The Lure of Impersonality in Tradition and the Individual Talent and The Intentional Fallacy
T. S. Eliot generally denies such notion that his critical theories have influenced the subsequent English literary criticism and somewhat self-deprecating and minimising of his work, he once said that his literary criticism was merely the 'by-product' of his 'private poetry-workshop'. But almost everyone who considers the history of modern literary criticism regards T. S. Eliot as one of the progenitors of the New Criticism. This general stance is also supported by John Crowe Ransom in his 1941 book The New Criticism which gives the movement its name and acknowledges Eliot's paternity as thus-"All the New Critics emerged from milieu in which", as Ransom puts it, "young men speak up and quote Eliot pertinently on nearly any literary occasion". Especially Eliot's 1919 essay Tradition and the Individual Talentwith its theory of impersonality paved the way for the formalism of the New Critics. My paper is intended to show how some of the core concepts of W.K.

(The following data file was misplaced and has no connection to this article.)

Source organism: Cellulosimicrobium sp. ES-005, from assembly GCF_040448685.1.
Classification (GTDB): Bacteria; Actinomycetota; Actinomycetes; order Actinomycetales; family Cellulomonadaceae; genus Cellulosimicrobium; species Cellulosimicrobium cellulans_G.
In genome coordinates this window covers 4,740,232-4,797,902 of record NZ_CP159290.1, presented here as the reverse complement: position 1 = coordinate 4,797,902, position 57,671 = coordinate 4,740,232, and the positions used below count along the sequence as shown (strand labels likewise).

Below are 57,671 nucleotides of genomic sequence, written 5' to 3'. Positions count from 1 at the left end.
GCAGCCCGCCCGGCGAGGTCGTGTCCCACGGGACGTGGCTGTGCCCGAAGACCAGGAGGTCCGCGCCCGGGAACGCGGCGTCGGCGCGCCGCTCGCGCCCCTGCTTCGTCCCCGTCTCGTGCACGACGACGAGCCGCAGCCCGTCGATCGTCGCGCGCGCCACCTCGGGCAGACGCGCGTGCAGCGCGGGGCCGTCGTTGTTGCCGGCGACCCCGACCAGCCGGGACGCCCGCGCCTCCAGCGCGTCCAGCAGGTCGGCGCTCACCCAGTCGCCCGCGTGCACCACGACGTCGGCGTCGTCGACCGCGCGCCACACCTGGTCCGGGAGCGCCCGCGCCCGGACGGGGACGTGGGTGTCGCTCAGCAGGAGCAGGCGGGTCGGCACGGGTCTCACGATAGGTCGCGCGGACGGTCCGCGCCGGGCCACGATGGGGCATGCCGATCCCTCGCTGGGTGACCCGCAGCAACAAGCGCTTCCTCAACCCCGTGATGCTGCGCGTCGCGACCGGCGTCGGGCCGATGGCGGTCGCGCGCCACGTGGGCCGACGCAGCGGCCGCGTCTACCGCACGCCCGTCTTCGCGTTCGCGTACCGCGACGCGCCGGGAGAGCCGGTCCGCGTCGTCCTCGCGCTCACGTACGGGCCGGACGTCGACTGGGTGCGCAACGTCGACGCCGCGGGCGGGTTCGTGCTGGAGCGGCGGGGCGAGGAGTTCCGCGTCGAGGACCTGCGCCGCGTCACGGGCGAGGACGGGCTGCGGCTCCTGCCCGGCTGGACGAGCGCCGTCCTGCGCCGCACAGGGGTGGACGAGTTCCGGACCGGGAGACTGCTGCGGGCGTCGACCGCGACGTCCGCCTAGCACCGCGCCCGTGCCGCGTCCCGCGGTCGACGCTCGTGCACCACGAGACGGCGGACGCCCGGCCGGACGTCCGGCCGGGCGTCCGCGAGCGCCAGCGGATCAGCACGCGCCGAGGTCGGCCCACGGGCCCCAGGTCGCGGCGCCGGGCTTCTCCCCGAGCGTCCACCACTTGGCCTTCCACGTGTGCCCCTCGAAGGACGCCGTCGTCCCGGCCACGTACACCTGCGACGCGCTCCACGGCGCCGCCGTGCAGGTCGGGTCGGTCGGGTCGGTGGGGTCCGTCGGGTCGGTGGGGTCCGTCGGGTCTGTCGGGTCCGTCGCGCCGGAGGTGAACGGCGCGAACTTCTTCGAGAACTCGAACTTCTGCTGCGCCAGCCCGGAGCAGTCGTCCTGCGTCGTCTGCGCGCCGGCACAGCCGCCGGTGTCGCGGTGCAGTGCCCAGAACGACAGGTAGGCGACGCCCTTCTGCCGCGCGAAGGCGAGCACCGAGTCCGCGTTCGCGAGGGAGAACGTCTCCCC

Wimsatt and Monroe C. Beardsley's famous essay "The Intentional Fallacy" resembles and can be traced back to those of Eliot's theory of 'impersonality', espoused in his Tradition and the Individual Talent.
Second part of Tradition and the Individual Talent deals with the theory of impersonality and poetic mind and hints at the actual beginning of 'New Criticism'. It begins with the bold statement - "Honest Criticism and sensitive appreciation are directed not upon the poet but upon the poetry". It is at the core of 'New Criticism', and The Intentional Fallacy conforms to this principle. Eliot believes that poetry should be objective and hence the poet should have to merge his personality with the literary tradition. Therefore, here Eliot defines the poet as nothing but a catalyst,